Primary immunodeficiencies reveal the essential role of tissue neutrophils in periodontitis.

Research paper by Lakmali M LM Silva, Laurie L Brenchley, Niki M NM Moutsopoulos

Indexed on: 20 Dec '18Published on: 20 Dec '18Published in: Immunological Reviews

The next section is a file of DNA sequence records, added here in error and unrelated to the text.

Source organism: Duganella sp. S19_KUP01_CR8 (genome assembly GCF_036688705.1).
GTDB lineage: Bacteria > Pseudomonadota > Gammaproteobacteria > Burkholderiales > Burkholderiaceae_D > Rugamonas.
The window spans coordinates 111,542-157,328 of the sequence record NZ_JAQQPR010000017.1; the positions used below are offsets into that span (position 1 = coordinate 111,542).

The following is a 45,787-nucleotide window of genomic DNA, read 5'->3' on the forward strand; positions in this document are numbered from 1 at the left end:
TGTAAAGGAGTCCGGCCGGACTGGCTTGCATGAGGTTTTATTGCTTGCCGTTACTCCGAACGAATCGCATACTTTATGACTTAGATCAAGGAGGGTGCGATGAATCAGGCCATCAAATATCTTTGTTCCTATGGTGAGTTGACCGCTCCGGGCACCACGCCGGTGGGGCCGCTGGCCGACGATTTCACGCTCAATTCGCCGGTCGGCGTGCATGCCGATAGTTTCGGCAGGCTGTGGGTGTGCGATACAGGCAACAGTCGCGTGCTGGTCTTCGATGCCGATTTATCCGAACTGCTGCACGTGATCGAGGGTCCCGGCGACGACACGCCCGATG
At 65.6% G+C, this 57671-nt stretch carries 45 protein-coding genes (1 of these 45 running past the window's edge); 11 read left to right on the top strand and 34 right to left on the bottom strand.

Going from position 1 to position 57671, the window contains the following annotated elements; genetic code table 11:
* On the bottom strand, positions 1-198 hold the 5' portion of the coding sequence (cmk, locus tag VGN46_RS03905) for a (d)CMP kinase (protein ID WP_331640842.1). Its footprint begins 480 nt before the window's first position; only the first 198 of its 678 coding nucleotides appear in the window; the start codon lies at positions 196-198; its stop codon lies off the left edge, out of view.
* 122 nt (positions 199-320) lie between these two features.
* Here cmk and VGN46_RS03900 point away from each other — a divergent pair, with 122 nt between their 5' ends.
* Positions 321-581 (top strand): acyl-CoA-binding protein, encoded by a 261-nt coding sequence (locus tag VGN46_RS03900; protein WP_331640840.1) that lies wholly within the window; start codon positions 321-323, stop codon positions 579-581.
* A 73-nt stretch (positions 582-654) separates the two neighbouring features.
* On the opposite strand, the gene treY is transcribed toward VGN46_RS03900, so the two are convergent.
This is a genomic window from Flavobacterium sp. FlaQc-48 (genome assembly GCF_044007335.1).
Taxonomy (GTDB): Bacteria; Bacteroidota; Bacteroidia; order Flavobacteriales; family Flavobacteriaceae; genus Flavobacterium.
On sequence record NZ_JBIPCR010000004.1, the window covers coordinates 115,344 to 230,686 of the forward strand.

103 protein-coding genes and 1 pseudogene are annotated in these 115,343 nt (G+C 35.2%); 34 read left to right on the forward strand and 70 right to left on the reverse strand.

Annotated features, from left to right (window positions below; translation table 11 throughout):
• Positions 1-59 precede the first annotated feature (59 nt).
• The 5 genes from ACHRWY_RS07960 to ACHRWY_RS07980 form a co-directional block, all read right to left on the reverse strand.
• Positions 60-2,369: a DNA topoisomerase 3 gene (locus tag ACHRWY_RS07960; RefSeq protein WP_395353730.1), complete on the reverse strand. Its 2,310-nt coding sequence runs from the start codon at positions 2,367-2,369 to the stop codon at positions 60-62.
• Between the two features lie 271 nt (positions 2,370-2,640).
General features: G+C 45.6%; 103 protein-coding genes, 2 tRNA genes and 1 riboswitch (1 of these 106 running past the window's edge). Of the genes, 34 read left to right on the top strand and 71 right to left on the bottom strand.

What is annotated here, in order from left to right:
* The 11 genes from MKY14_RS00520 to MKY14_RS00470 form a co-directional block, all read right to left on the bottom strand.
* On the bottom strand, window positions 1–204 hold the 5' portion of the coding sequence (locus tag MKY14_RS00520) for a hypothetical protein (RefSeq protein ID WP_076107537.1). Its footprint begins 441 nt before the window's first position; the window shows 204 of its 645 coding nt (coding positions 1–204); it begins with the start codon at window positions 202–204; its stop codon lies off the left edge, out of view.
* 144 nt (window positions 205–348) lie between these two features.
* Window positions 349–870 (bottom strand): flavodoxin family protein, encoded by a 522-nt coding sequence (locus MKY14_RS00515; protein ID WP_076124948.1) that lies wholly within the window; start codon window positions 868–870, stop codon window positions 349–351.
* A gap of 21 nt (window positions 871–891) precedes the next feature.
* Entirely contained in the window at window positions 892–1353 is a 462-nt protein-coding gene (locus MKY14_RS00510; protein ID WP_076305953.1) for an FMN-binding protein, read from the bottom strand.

Periodontitis is a common human inflammatory disease. In this condition, microbiota trigger excessive inflammation in oral mucosal tissues surrounding the dentition, resulting in destruction of tooth-supporting structures (connective tissue and bone). While susceptibility factors for common forms of periodontitis are not clearly understood, studies in patients with single genetic defects reveal a critical role for tissue neutrophils in disease susceptibility. Indeed, various genetic defects in the development, egress from the bone marrow, chemotaxis, and extravasation are clearly linked to aggressive/severe periodontitis at an early age. Here, we provide an overview of genetic defects in neutrophil biology that are linked to periodontitis. In particular, we focus on the mechanisms underlying Leukocyte Adhesion Deficiency-I, the prototypic Mendelian defect of impaired neutrophil extravasation and severe periodontitis. Published 2018. This article is a U.S. Government work and is in the public domain in the USA.